21. Annoying either way. I wrote to one of my contacts last night inquiring about it.
  22. Exactly... Grabbing the headlines but not delivering...
  23. I agree with checkmatechamp. It isn't just just about the ferry connection. Forest Avenue is commercial corridor.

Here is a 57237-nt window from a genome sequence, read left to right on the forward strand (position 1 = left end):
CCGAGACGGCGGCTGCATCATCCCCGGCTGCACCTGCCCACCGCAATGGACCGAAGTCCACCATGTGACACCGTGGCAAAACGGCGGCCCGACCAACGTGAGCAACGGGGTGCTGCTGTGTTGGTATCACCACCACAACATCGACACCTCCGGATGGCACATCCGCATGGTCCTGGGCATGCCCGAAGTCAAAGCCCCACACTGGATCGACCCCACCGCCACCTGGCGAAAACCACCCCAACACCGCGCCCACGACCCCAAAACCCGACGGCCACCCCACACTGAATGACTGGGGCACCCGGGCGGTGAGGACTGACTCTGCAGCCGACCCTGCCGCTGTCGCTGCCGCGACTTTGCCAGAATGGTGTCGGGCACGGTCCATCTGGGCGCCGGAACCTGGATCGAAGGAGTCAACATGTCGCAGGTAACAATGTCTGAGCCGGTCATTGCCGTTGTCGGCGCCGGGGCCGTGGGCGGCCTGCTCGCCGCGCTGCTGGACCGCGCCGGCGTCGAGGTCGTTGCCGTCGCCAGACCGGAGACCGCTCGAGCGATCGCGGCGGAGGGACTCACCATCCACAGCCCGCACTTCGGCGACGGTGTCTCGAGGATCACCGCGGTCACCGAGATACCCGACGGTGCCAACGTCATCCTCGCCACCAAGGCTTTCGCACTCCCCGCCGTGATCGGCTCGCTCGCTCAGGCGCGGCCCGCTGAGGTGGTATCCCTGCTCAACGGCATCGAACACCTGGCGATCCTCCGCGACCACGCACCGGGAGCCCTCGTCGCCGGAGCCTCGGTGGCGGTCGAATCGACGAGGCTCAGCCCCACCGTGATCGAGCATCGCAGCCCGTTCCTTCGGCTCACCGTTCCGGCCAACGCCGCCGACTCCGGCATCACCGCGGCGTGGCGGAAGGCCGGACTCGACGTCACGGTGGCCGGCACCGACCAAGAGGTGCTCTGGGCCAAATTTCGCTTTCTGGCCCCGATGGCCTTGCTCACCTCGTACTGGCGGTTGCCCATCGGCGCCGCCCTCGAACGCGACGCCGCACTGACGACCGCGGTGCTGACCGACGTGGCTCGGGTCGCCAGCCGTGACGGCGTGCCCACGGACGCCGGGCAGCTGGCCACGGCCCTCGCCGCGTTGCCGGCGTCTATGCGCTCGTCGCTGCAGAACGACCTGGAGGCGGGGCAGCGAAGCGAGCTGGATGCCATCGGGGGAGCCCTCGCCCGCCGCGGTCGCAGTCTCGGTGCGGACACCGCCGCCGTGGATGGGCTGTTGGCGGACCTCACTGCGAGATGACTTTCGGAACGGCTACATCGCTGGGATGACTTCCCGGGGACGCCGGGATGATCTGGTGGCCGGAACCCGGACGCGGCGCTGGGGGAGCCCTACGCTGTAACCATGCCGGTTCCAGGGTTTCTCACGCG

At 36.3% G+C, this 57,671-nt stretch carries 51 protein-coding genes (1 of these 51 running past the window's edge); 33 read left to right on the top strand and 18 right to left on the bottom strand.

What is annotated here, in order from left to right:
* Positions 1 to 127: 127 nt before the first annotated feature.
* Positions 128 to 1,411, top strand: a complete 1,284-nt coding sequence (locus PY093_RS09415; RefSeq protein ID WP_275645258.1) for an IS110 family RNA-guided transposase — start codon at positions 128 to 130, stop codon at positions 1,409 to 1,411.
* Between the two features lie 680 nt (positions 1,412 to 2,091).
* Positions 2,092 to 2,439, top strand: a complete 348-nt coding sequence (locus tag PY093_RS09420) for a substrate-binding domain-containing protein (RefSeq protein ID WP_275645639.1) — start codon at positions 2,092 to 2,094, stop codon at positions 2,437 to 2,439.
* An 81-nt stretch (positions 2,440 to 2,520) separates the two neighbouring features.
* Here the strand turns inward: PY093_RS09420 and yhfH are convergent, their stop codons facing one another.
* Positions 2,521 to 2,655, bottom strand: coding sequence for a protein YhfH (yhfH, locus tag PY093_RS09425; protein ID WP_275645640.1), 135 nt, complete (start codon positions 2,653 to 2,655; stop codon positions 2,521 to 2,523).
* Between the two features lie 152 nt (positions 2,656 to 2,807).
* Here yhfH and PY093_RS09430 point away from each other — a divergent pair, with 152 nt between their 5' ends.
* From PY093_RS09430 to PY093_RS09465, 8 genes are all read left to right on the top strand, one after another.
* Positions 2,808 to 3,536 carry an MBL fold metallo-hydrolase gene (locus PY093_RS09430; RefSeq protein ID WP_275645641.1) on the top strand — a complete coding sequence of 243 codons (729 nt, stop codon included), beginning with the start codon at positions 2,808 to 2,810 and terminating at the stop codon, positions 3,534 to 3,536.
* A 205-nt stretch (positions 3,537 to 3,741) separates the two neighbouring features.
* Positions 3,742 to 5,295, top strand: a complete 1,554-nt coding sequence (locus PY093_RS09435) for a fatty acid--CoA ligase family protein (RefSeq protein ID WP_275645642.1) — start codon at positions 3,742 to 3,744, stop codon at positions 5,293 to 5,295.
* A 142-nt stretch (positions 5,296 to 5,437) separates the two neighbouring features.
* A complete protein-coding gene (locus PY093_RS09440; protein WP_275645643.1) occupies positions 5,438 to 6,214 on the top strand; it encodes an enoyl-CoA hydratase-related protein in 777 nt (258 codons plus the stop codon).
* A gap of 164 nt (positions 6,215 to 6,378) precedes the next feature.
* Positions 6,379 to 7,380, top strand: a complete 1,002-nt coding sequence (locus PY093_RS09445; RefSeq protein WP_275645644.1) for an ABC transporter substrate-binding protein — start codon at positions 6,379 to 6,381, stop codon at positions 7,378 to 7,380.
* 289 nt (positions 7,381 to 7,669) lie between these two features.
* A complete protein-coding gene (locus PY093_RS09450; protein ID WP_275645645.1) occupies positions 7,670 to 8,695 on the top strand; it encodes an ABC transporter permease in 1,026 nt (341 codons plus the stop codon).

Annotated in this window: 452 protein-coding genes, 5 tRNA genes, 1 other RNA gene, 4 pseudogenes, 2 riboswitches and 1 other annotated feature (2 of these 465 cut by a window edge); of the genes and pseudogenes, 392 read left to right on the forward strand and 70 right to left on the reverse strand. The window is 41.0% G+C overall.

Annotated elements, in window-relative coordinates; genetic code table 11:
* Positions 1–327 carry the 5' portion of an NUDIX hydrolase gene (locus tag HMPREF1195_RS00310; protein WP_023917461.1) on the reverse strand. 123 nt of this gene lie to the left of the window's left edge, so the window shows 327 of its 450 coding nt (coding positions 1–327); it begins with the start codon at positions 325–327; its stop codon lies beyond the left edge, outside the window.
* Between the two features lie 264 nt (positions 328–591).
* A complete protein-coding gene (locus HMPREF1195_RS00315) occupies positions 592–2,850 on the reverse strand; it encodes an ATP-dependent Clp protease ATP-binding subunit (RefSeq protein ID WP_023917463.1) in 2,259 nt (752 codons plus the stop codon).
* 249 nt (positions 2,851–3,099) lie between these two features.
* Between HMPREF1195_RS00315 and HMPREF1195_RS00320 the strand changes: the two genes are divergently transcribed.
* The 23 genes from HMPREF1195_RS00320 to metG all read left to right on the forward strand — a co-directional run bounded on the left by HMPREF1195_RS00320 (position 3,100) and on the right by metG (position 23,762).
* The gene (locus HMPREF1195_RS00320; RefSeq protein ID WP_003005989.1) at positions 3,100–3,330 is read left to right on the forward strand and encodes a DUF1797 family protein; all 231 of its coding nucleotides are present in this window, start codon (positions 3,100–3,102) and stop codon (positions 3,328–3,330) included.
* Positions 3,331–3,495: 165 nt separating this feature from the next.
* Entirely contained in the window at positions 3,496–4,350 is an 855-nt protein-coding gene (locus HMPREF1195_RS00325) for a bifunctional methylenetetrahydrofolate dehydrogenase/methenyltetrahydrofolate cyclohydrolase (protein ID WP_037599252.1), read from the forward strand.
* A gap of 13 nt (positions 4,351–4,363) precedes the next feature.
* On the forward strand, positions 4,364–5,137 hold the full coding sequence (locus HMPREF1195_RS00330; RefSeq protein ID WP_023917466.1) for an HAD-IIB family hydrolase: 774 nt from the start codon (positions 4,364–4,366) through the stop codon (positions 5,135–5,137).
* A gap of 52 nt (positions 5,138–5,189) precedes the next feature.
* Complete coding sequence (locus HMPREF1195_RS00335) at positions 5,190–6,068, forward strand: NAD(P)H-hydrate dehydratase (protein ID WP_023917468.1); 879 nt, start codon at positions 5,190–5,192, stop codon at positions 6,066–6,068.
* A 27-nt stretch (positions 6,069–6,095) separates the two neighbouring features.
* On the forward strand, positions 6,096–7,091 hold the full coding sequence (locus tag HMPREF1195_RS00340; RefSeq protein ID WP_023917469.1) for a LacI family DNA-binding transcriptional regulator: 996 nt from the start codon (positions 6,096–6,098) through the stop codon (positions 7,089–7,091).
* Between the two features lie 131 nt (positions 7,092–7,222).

24. Latest updates: -We have started our "Fair Fares" petition for express bus riders petitioning the following: -Reinstating our monthly express bus -Reinstating the senior discount on express buses -Reinstating the student discount on express buses that existed on MTA Bus express buses https://www.gopetition.com/petitions/fair-fares-for-express-bus-riders.html?fbclid=IwAR1UqPQlo24cTvsY68twuGxLQxCIjjg_U-NKpXu101htg0ym7AWfYceN4f8 Additionally, we are requesting that the commit to a vendor for the new express buses, as well as the 2020 timeline they provided previously. Our express buses are falling apart, and we need new ones ASAP! -Continuing dialogue with Senator Biaggi's office regarding the Bronx express bus redesign. We have a number of elected officials now stating that they will be pushing back on some of these proposed changes. Below is an example: -We continue to monitor service and plan to follow up with the DOT regarding our bus stop and bus shelter requests.